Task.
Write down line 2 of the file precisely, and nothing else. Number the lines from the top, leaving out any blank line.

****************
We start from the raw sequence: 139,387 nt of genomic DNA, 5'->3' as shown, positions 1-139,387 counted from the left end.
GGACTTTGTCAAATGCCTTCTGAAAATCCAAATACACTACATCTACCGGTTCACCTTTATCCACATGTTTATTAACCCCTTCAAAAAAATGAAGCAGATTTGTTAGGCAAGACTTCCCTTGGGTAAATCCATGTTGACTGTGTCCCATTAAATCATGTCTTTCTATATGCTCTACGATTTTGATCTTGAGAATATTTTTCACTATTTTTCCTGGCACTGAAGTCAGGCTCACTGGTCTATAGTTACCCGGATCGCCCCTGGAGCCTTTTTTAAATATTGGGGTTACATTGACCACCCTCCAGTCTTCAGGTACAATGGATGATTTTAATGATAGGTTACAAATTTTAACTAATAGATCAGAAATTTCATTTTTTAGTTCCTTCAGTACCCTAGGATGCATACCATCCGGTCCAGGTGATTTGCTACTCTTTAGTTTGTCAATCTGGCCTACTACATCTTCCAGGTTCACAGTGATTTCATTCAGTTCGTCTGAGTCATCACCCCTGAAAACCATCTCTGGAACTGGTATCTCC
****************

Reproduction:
GGACTTTGTCAAATGCCTTCTGAAAATCCAAATACACTACATCTACCGGTTCACCTTTATCCACATGTTTATTAACCCCTTCAAAAAAATGAAGCAGATTTGTTAGGCAAGACTTCCCTTGGGTAAATCCATGTTGACTGTGTCCCATTAAATCATGTCTTTCTATATGCTCTACGATTTTGATCTTGAGAATATTTTTCACTATTTTTCCTGGCACTGAAGTCAGGCTCACTGGTCTATAGTTACCCGGATCGCCCCTGGAGCCTTTTTTAAATATTGGGGTTACATTGACCACCCTCCAGTCTTCAGGTACAATGGATGATTTTAATGATAGGTTACAAATTTTAACTAATAGATCAGAAATTTCATTTTTTAGTTCCTTCAGTACCCTAGGATGCATACCATCCGGTCCAGGTGATTTGCTACTCTTTAGTTTGTCAATCTGGCCTACTACATCTTCCAGGTTCACAGTGATTTCATTCAGTTCGTCTGAGTCATCACCCCTGAAAACCATCTCTGGAACTGGTATCTCC